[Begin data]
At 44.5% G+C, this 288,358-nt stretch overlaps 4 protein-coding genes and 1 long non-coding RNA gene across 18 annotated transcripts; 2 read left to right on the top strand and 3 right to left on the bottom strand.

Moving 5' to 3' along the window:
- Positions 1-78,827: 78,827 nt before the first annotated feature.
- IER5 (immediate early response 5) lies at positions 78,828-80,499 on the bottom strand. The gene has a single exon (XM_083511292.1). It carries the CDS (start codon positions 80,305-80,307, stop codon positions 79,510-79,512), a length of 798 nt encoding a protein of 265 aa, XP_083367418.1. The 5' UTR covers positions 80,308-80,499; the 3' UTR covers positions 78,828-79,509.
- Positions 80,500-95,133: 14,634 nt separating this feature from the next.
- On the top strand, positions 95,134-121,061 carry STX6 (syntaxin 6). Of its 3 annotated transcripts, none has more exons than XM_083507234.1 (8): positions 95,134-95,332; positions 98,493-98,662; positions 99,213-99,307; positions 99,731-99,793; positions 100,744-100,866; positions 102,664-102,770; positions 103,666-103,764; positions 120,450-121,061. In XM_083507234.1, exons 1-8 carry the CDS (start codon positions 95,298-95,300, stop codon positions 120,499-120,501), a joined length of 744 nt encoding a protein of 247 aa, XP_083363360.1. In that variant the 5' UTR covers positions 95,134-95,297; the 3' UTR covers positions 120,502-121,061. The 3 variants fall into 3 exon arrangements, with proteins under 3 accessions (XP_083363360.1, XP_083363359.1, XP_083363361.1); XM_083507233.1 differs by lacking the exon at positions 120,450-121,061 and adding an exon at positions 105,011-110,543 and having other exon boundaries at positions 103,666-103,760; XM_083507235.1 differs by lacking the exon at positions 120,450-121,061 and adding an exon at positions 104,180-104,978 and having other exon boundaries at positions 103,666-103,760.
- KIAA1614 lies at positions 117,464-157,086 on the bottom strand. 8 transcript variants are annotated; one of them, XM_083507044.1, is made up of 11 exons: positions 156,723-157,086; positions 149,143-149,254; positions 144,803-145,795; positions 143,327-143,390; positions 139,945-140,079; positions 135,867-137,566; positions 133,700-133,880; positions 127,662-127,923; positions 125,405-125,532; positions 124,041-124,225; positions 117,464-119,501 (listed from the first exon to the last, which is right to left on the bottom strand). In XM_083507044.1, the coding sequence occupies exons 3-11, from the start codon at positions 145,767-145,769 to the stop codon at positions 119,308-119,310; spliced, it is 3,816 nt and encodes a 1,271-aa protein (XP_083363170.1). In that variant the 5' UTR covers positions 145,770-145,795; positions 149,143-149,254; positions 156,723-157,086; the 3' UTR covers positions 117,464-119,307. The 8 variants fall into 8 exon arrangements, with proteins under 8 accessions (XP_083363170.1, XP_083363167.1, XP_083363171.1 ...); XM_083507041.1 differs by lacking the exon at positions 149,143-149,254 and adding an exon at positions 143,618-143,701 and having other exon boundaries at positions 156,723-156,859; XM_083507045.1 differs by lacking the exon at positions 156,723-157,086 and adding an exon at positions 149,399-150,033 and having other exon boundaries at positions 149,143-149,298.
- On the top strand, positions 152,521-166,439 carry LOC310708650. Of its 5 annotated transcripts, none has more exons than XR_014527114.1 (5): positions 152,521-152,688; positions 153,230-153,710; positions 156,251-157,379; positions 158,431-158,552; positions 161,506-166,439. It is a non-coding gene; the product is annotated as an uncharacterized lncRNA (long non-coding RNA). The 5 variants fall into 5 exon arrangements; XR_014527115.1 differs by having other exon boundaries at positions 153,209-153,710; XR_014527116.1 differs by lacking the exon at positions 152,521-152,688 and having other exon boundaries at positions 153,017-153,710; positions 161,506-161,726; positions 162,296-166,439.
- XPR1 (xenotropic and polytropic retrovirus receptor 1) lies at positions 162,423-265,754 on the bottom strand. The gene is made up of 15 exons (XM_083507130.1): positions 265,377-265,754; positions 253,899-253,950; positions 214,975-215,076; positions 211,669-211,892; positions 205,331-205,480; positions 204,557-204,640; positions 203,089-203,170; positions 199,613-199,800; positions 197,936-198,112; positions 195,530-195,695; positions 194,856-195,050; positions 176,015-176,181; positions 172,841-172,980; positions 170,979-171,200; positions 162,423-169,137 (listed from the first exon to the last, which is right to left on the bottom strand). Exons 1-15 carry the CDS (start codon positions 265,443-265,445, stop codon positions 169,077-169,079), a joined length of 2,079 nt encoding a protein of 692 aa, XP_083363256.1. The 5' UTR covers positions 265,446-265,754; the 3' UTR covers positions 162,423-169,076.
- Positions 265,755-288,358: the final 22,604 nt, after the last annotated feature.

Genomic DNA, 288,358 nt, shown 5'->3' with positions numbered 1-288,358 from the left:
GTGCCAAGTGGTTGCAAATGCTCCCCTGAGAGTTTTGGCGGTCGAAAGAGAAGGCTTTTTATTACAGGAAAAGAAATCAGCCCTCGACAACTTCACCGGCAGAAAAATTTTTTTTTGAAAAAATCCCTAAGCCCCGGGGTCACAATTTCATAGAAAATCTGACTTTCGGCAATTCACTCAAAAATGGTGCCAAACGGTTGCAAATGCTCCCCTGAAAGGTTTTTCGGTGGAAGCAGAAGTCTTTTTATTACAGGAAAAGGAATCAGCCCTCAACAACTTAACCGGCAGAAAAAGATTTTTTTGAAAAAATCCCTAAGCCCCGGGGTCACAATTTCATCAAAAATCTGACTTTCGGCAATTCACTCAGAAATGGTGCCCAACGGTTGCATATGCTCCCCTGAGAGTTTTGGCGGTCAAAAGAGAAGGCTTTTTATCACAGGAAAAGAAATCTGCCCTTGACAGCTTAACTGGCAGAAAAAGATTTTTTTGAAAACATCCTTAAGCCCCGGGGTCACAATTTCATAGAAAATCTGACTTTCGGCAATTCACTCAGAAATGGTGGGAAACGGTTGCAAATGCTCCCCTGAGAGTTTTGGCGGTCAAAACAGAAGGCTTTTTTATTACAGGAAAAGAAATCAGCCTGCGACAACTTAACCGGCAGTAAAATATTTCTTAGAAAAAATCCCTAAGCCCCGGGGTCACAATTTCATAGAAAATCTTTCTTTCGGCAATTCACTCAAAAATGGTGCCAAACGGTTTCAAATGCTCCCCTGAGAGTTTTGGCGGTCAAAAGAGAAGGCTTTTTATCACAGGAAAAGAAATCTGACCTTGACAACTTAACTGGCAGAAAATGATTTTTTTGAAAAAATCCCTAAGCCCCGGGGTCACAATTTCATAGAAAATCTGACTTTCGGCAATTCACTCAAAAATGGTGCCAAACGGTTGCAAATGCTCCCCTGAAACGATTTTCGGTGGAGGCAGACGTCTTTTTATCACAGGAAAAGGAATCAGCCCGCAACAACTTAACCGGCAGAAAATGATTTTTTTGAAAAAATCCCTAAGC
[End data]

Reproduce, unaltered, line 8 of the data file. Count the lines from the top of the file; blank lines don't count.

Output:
- On the top strand, positions 152,521-166,439 carry LOC310708650. Of its 5 annotated transcripts, none has more exons than XR_014527114.1 (5): positions 152,521-152,688; positions 153,230-153,710; positions 156,251-157,379; positions 158,431-158,552; positions 161,506-166,439. It is a non-coding gene; the product is annotated as an uncharacterized lncRNA (long non-coding RNA). The 5 variants fall into 5 exon arrangements; XR_014527115.1 differs by having other exon boundaries at positions 153,209-153,710; XR_014527116.1 differs by lacking the exon at positions 152,521-152,688 and having other exon boundaries at positions 153,017-153,710; positions 161,506-161,726; positions 162,296-166,439.